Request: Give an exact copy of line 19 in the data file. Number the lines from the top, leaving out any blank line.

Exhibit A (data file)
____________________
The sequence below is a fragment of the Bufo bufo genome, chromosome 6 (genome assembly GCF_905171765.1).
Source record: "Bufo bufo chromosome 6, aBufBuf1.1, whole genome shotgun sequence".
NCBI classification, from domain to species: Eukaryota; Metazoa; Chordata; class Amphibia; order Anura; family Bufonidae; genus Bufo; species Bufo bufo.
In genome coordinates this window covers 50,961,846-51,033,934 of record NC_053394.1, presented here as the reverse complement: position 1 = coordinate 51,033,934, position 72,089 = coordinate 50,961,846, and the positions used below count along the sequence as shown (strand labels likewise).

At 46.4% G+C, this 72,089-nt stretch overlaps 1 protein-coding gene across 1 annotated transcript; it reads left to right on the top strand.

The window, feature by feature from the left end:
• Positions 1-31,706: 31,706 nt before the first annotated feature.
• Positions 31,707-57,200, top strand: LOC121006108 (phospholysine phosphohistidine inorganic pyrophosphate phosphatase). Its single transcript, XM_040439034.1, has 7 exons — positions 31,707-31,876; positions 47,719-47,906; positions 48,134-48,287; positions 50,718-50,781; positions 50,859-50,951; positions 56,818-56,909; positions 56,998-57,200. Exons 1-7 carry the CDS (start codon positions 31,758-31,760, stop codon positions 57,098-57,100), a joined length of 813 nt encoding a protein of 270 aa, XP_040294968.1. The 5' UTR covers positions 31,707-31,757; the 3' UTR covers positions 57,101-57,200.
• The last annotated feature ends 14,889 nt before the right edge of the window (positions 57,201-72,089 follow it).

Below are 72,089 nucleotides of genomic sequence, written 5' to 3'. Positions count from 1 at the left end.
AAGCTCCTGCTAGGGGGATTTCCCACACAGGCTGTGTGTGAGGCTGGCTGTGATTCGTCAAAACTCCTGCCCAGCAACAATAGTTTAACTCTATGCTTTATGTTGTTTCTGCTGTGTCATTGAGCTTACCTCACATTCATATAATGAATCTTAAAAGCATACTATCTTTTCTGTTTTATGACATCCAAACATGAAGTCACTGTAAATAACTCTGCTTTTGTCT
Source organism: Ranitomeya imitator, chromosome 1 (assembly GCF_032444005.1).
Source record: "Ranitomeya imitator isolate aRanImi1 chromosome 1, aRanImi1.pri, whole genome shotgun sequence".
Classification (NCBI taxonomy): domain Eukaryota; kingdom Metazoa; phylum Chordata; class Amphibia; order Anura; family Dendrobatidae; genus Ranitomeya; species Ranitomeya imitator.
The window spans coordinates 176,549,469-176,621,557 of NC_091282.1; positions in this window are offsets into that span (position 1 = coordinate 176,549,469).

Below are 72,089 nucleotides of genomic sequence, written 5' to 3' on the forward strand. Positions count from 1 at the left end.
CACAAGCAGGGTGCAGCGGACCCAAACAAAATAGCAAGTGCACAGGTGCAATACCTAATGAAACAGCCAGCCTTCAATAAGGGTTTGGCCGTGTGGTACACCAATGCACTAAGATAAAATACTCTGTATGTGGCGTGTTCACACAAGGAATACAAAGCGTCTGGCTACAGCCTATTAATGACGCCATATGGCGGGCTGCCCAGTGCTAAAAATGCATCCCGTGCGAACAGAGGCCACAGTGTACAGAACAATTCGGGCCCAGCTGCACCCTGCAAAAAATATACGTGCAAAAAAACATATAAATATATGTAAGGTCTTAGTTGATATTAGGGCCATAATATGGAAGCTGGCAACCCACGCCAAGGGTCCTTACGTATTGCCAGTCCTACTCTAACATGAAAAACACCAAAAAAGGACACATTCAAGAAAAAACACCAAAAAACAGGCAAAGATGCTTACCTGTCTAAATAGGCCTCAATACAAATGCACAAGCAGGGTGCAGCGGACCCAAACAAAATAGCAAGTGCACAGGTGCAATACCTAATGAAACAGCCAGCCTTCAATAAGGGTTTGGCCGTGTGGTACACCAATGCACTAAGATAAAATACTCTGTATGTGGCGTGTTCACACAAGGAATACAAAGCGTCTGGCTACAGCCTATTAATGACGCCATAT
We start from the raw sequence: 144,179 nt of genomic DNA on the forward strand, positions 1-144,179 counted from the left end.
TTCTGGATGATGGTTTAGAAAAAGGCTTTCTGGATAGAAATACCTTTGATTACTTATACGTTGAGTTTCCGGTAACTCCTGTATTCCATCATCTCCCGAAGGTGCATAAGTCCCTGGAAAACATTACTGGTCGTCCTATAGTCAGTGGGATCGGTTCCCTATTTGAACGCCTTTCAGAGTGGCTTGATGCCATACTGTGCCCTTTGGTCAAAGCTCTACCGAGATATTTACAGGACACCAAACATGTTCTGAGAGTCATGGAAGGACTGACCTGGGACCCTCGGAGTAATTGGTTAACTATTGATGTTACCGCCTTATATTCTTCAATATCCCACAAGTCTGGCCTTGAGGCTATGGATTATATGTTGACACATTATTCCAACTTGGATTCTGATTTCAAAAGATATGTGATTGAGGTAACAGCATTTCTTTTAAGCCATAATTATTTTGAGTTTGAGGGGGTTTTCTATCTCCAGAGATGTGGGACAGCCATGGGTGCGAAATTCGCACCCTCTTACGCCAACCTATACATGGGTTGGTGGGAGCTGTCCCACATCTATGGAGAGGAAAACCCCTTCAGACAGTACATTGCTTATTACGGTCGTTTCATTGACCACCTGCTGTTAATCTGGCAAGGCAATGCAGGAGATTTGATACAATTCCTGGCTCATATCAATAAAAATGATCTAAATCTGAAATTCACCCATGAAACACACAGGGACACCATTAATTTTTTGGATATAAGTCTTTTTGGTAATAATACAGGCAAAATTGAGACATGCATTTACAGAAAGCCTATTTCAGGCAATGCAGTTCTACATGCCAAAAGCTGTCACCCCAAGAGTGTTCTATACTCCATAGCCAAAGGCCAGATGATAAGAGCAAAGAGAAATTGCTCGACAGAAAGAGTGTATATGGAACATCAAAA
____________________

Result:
TTCTGGATGATGGTTTAGAAAAAGGCTTTCTGGATAGAAATACCTTTGATTACTTATACGTTGAGTTTCCGGTAACTCCTGTATTCCATCATCTCCCGAAGGTGCATAAGTCCCTGGAAAACATTACTGGTCGTCCTATAGTCAGTGGGATCGGTTCCCTATTTGAACGCCTTTCAGAGTGGCTTGATGCCATACTGTGCCCTTTGGTCAAAGCTCTACCGAGATATTTACAGGACACCAAACATGTTCTGAGAGTCATGGAAGGACTGACCTGGGACCCTCGGAGTAATTGGTTAACTATTGATGTTACCGCCTTATATTCTTCAATATCCCACAAGTCTGGCCTTGAGGCTATGGATTATATGTTGACACATTATTCCAACTTGGATTCTGATTTCAAAAGATATGTGATTGAGGTAACAGCATTTCTTTTAAGCCATAATTATTTTGAGTTTGAGGGGGTTTTCTATCTCCAGAGATGTGGGACAGCCATGGGTGCGAAATTCGCACCCTCTTACGCCAACCTATACATGGGTTGGTGGGAGCTGTCCCACATCTATGGAGAGGAAAACCCCTTCAGACAGTACATTGCTTATTACGGTCGTTTCATTGACCACCTGCTGTTAATCTGGCAAGGCAATGCAGGAGATTTGATACAATTCCTGGCTCATATCAATAAAAATGATCTAAATCTGAAATTCACCCATGAAACACACAGGGACACCATTAATTTTTTGGATATAAGTCTTTTTGGTAATAATACAGGCAAAATTGAGACATGCATTTACAGAAAGCCTATTTCAGGCAATGCAGTTCTACATGCCAAAAGCTGTCACCCCAAGAGTGTTCTATACTCCATAGCCAAAGGCCAGATGATAAGAGCAAAGAGAAATTGCTCGACAGAAAGAGTGTATATGGAACATCAAAA